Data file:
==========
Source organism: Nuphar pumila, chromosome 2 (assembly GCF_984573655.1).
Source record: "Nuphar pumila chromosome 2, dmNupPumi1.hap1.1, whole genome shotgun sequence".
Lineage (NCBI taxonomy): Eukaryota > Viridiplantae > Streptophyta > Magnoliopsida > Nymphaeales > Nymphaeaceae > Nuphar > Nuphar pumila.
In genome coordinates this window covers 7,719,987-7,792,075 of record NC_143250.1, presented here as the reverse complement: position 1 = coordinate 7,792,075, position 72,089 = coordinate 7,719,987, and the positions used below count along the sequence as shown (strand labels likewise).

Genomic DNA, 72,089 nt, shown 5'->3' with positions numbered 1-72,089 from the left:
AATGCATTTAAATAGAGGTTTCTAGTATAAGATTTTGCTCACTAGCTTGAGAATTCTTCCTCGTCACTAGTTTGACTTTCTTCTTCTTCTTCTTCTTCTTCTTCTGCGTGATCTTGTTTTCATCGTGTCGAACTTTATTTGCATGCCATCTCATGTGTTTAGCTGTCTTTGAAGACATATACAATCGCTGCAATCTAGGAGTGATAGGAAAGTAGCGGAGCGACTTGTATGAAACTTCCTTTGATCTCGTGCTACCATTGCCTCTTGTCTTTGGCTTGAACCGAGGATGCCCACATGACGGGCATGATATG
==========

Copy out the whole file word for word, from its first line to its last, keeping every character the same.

Source organism: Nuphar pumila, chromosome 2 (assembly GCF_984573655.1).
Source record: "Nuphar pumila chromosome 2, dmNupPumi1.hap1.1, whole genome shotgun sequence".
Lineage (NCBI taxonomy): Eukaryota > Viridiplantae > Streptophyta > Magnoliopsida > Nymphaeales > Nymphaeaceae > Nuphar > Nuphar pumila.
In genome coordinates this window covers 7,719,987-7,792,075 of record NC_143250.1, presented here as the reverse complement: position 1 = coordinate 7,792,075, position 72,089 = coordinate 7,719,987, and the positions used below count along the sequence as shown (strand labels likewise).

Genomic DNA, 72,089 nt, shown 5'->3' with positions numbered 1-72,089 from the left:
AATGCATTTAAATAGAGGTTTCTAGTATAAGATTTTGCTCACTAGCTTGAGAATTCTTCCTCGTCACTAGTTTGACTTTCTTCTTCTTCTTCTTCTTCTTCTTCTGCGTGATCTTGTTTTCATCGTGTCGAACTTTATTTGCATGCCATCTCATGTGTTTAGCTGTCTTTGAAGACATATACAATCGCTGCAATCTAGGAGTGATAGGAAAGTAGCGGAGCGACTTGTATGAAACTTCCTTTGATCTCGTGCTACCATTGCCTCTTGTCTTTGGCTTGAACCGAGGATGCCCACATGACGGGCATGATATG